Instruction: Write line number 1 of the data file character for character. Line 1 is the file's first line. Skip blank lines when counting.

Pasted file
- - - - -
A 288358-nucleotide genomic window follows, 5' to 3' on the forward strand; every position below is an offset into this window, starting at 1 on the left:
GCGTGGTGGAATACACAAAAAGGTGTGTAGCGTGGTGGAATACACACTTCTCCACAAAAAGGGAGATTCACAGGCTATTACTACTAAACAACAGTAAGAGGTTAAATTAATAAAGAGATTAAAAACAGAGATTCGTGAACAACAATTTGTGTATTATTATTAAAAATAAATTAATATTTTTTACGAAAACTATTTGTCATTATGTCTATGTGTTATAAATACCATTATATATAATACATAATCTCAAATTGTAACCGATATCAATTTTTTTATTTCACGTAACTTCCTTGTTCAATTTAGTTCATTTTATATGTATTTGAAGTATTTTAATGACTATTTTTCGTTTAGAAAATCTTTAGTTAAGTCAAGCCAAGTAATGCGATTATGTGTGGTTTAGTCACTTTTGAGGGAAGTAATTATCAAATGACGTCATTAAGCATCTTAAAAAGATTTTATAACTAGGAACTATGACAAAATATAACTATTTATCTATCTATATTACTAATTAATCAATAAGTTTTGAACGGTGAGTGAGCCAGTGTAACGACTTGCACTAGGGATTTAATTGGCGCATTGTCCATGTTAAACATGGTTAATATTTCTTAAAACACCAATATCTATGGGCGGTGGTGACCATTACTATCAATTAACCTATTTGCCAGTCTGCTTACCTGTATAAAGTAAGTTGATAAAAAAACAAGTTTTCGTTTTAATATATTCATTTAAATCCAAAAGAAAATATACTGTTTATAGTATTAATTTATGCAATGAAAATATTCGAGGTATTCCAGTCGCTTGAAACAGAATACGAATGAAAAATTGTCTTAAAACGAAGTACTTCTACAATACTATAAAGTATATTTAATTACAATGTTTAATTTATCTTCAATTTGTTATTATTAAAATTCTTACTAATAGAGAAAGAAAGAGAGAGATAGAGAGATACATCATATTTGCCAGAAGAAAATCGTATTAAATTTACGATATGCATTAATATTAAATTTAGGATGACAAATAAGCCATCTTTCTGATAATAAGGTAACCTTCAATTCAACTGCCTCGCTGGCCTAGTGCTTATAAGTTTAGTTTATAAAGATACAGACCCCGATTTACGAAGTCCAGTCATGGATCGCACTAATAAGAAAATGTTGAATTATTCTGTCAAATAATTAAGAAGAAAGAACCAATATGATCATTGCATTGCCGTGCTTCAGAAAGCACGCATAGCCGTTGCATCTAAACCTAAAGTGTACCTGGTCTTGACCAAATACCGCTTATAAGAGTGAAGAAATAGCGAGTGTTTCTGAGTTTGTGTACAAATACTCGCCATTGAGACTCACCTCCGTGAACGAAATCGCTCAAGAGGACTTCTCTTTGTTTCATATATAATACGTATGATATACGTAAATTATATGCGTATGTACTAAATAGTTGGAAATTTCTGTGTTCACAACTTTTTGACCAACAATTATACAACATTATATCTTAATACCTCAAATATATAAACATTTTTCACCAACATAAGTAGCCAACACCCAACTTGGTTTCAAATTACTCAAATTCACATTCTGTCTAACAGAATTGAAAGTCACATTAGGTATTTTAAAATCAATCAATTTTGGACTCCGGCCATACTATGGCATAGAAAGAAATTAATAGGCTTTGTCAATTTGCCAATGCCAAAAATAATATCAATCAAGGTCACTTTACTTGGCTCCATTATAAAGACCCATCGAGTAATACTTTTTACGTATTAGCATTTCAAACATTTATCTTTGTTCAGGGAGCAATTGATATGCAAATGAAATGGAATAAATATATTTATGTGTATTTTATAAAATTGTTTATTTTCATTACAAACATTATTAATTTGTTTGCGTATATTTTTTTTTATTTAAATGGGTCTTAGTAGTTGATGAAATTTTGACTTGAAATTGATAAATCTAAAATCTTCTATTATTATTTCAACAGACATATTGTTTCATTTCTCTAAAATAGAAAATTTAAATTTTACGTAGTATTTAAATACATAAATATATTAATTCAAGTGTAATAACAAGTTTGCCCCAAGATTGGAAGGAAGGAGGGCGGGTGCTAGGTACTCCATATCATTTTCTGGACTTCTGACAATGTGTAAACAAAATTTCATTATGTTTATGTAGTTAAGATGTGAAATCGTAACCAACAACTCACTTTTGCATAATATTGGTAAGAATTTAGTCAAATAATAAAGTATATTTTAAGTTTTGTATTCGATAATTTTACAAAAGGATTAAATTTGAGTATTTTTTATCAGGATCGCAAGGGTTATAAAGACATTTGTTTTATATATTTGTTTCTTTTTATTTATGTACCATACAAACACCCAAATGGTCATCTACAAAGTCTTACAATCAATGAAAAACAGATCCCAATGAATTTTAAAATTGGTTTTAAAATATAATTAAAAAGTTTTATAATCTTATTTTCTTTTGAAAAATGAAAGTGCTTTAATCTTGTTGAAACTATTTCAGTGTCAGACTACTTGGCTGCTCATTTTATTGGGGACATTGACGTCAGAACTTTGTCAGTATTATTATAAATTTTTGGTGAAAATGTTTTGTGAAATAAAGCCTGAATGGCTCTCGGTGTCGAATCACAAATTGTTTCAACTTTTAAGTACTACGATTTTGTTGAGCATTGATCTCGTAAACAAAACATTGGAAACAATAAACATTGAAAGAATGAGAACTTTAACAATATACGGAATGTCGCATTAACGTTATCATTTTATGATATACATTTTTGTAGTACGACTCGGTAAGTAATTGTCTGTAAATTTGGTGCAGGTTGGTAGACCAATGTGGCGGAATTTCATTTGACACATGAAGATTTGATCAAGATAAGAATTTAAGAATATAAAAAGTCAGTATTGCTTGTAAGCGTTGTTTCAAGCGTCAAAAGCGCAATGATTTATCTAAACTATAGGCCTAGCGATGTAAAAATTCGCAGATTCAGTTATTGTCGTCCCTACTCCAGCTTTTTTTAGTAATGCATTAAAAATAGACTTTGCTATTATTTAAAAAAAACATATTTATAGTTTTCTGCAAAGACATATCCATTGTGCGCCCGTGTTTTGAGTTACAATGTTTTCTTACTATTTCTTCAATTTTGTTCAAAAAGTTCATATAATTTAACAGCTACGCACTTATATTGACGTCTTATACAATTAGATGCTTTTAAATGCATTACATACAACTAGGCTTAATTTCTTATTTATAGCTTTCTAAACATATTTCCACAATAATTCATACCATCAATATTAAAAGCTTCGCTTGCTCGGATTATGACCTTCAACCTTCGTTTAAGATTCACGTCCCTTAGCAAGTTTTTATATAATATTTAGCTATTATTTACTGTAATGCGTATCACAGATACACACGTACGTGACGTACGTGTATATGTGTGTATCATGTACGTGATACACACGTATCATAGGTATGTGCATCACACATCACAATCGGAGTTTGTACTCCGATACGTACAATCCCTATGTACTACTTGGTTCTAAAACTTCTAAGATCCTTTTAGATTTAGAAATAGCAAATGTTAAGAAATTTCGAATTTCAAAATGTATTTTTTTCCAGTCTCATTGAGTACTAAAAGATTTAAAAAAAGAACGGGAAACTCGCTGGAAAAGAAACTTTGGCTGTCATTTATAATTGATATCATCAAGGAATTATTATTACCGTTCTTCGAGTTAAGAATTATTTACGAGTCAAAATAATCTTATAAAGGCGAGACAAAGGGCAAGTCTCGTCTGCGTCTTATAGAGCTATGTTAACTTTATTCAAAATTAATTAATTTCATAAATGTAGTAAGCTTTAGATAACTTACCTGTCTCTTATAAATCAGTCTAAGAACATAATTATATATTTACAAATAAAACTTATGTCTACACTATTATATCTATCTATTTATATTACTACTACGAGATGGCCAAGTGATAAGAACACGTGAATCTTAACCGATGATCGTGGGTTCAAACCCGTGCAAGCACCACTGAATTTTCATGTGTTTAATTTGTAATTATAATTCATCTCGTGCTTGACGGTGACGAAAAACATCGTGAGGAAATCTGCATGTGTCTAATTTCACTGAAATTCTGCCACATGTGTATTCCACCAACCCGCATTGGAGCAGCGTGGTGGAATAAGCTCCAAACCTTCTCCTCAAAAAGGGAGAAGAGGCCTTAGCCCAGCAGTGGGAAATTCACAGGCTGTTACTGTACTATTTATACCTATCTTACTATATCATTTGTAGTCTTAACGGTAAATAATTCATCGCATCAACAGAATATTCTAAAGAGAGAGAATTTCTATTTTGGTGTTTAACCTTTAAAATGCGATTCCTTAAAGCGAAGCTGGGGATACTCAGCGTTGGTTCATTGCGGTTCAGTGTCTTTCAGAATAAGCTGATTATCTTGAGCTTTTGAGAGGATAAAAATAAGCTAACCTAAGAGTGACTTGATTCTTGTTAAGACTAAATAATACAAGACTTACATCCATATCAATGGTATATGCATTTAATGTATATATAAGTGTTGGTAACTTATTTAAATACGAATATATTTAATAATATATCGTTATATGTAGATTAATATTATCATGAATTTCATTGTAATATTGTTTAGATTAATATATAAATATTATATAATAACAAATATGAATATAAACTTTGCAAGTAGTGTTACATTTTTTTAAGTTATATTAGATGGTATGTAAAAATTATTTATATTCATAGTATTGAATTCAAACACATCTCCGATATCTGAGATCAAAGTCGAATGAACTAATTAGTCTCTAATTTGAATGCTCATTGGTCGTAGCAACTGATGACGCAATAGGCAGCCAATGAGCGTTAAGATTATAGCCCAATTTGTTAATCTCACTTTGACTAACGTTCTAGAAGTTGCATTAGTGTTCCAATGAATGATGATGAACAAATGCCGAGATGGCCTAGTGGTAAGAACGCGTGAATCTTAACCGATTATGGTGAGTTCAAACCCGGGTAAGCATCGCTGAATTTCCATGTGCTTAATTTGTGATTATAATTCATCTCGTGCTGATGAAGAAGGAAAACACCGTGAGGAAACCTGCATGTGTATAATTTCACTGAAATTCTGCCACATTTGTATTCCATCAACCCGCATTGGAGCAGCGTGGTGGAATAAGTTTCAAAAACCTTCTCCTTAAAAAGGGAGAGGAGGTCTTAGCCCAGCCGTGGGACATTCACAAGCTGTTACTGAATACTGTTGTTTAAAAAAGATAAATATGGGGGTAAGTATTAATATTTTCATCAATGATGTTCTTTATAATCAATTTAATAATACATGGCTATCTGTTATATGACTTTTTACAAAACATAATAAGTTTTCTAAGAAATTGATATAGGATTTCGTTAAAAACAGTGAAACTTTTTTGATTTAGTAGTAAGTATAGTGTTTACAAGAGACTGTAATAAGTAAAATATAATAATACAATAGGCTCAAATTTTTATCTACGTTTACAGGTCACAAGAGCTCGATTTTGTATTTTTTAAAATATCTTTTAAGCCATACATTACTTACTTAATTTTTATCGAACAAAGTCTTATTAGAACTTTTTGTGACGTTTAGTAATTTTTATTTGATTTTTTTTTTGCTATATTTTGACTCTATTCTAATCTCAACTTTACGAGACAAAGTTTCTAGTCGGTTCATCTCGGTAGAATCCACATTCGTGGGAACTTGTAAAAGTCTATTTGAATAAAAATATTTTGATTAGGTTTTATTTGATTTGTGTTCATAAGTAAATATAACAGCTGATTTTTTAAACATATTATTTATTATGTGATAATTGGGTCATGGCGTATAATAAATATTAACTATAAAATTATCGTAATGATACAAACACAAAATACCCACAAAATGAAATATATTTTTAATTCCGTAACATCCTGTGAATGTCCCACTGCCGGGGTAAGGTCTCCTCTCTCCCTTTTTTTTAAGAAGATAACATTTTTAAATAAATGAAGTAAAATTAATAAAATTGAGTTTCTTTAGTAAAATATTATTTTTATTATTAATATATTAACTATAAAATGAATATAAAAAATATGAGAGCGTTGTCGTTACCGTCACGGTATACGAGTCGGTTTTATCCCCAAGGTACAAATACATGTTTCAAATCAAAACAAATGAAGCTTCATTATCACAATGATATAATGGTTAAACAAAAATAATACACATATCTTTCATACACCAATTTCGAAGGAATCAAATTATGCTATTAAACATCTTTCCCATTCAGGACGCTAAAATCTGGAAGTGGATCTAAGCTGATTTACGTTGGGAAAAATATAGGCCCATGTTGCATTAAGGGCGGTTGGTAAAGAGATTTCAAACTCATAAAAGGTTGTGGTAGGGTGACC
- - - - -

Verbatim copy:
A 288358-nucleotide genomic window follows, 5' to 3' on the forward strand; every position below is an offset into this window, starting at 1 on the left: